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often dominates that process, and sometimes may in effect dictate the terms of the transaction, including the date the combination occurs. [FAS 164, paragraph A6, sequence 107]

958-805-55-5 The characteristics of the entities participating in a combination and of the resulting combined entity that can help to distinguish between a merger and an acquisition fit into the following two groups: [FAS 164, paragraph A7, sequence 108.1]



Governance and related control powers [FAS 164, paragraph A7, sequence 108.1.1] Financial capacity. [FAS 164, paragraph A7, sequence 108.1.2]

958-805-55-6 For example, one entity appointing significantly more of the governing board of the newly formed entity, retaining significantly more of its key senior officers, or retaining its bylaws, operating policies, and practices substantially unchanged is more likely to be a feature of an acquisition than of a merger. Similarly, the relative financial strength and relative size of the participants in the combination may help to determine whether one participant is able to dominate the process leading to the combination. For example, if one entity is financially strong and the other is experiencing financial difficulty, the stronger entity may be able to dominate the transaction, which would indicate that the transaction is an acquisition rather than a merger. Similarly, a participant that is substantially larger than each of the others in terms of revenues, assets, and net assets may be able to dominate the transaction. However, relative size, like relative financial strength and the other indicators discussed, is only one characteristic that may help to distinguish between a merger and an acquisition in particular situations—none of the indicators, by itself, is determinative. As discussed in paragraph 958-805-55-1, ceding of control is the sole definitive criterion for a merger. [FAS 164, paragraph A7, sequence 108.2]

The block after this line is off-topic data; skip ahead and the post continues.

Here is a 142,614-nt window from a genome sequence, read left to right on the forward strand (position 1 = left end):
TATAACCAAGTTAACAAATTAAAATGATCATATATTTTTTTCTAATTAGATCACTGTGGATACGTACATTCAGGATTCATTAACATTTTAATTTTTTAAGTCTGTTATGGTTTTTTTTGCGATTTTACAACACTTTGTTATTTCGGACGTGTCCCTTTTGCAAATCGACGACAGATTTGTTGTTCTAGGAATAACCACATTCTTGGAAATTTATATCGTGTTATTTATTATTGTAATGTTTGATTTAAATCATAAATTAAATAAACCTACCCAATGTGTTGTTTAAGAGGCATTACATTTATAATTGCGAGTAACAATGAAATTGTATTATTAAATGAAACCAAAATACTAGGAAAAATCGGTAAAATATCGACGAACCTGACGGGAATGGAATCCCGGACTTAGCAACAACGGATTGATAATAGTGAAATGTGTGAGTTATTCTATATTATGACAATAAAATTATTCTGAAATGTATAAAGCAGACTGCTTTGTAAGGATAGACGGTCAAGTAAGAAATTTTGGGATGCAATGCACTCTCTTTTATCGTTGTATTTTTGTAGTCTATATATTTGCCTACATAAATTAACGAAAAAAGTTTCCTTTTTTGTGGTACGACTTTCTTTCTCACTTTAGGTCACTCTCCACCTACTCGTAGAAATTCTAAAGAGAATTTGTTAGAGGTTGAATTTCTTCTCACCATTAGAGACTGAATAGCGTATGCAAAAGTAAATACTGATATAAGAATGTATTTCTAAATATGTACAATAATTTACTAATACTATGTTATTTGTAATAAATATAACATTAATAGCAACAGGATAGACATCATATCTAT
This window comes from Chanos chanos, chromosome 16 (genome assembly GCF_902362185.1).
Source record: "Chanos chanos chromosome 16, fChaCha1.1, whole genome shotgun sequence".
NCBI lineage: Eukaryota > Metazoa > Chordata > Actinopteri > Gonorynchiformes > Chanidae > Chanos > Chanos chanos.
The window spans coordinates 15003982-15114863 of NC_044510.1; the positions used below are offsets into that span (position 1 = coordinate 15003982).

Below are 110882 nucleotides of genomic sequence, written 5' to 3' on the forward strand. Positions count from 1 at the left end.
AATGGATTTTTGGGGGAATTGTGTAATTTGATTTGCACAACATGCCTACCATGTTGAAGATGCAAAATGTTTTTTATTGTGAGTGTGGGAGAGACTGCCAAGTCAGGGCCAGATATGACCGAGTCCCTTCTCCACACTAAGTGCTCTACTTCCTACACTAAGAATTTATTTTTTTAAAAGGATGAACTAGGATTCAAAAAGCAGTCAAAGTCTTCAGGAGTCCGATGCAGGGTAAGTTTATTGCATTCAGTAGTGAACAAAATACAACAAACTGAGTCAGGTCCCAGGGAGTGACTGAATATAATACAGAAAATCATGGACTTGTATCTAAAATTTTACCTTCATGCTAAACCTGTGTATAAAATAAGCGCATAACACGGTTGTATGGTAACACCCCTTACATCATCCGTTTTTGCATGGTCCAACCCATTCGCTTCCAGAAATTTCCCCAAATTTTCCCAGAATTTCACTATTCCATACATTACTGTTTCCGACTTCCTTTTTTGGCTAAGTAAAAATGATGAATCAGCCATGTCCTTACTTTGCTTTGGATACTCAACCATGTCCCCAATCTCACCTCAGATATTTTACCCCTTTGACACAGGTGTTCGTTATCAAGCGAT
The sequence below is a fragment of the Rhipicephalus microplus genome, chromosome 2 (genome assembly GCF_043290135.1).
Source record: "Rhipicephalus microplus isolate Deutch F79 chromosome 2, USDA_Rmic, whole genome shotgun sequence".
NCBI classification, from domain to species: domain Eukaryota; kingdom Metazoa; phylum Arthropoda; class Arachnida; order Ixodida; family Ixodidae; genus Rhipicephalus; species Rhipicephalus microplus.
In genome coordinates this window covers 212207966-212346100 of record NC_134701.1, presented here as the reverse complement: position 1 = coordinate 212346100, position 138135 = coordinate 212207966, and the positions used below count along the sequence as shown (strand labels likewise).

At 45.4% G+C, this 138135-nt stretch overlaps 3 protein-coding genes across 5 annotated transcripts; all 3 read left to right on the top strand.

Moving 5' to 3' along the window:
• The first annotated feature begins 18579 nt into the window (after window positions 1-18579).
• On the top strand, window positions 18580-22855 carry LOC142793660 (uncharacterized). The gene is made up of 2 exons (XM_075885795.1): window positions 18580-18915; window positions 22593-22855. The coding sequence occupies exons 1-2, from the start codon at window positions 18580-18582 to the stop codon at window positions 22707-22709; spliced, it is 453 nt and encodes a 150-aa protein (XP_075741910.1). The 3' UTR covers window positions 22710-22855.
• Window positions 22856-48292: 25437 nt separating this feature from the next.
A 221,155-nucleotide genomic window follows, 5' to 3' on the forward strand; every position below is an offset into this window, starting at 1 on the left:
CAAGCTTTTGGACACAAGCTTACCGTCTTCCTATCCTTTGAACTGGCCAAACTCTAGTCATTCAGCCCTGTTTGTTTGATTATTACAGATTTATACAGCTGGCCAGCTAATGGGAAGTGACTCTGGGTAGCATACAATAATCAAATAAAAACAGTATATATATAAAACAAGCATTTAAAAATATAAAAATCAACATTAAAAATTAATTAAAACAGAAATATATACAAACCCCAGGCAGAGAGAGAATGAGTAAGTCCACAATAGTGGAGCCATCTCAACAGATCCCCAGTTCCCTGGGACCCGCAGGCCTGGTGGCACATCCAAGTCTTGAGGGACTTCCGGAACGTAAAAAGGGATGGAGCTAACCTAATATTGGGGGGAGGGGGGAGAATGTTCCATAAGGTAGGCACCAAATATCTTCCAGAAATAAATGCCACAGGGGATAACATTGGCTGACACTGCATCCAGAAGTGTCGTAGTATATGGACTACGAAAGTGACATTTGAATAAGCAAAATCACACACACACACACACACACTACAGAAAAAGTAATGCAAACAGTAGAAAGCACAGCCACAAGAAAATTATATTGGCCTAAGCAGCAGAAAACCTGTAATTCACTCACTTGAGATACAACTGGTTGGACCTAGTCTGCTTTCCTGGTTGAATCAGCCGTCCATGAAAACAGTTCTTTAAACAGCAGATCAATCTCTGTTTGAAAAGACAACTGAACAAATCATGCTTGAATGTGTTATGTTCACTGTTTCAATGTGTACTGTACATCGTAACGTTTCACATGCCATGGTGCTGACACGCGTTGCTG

958-805-55-7 Unlike an acquisition by a not-for-profit entity, a merger generally is accomplished by combining all of the assets and liabilities of the merging entities into a newly formed entity that assumes all of the assets and liabilities of the participating entities without a transfer of cash or other assets to those entities or any of their owners, members, sponsors, or other designated beneficiaries. Also, unlike the formation of a joint venture in which the venturers continue to exist and usually hold a financial interest, the creators of the merged entity cease to exist as autonomous entities and no one holds financial interests in the merged entity. Moreover, the merged entity generally has a perpetual life rather than a life that is limited by the period of the venture or that allows for one or more of the participating entities to opt out of the venture or other arrangement. [FAS 164, paragraph A8, sequence 109]

958-805-55-8 A particular combination of business entities may seem similar in some aspects to a merger of not-for-profit entities. For example, a new entity may be formed to effect a business combination, and no consideration is exchanged in some business combinations. Nevertheless, the guidance in this


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